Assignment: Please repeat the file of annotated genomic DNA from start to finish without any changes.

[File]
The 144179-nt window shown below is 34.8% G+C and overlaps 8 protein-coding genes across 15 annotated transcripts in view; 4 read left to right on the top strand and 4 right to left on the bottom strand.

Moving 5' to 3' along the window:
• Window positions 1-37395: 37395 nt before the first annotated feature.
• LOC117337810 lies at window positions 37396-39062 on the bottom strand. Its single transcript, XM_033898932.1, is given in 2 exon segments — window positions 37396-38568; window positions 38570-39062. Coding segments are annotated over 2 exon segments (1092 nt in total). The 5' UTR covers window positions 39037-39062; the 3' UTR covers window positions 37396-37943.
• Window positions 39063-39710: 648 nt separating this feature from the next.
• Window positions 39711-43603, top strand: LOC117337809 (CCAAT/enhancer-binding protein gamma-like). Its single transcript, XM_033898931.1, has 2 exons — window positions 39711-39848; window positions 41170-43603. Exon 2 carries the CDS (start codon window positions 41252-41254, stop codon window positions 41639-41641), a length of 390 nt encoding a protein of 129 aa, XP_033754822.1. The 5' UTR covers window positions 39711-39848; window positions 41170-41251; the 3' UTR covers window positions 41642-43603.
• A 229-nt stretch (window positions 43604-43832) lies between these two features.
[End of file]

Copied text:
The 144179-nt window shown below is 34.8% G+C and overlaps 8 protein-coding genes across 15 annotated transcripts in view; 4 read left to right on the top strand and 4 right to left on the bottom strand.

Moving 5' to 3' along the window:
• Window positions 1-37395: 37395 nt before the first annotated feature.
• LOC117337810 lies at window positions 37396-39062 on the bottom strand. Its single transcript, XM_033898932.1, is given in 2 exon segments — window positions 37396-38568; window positions 38570-39062. Coding segments are annotated over 2 exon segments (1092 nt in total). The 5' UTR covers window positions 39037-39062; the 3' UTR covers window positions 37396-37943.
• Window positions 39063-39710: 648 nt separating this feature from the next.
• Window positions 39711-43603, top strand: LOC117337809 (CCAAT/enhancer-binding protein gamma-like). Its single transcript, XM_033898931.1, has 2 exons — window positions 39711-39848; window positions 41170-43603. Exon 2 carries the CDS (start codon window positions 41252-41254, stop codon window positions 41639-41641), a length of 390 nt encoding a protein of 129 aa, XP_033754822.1. The 5' UTR covers window positions 39711-39848; window positions 41170-41251; the 3' UTR covers window positions 41642-43603.
• A 229-nt stretch (window positions 43604-43832) lies between these two features.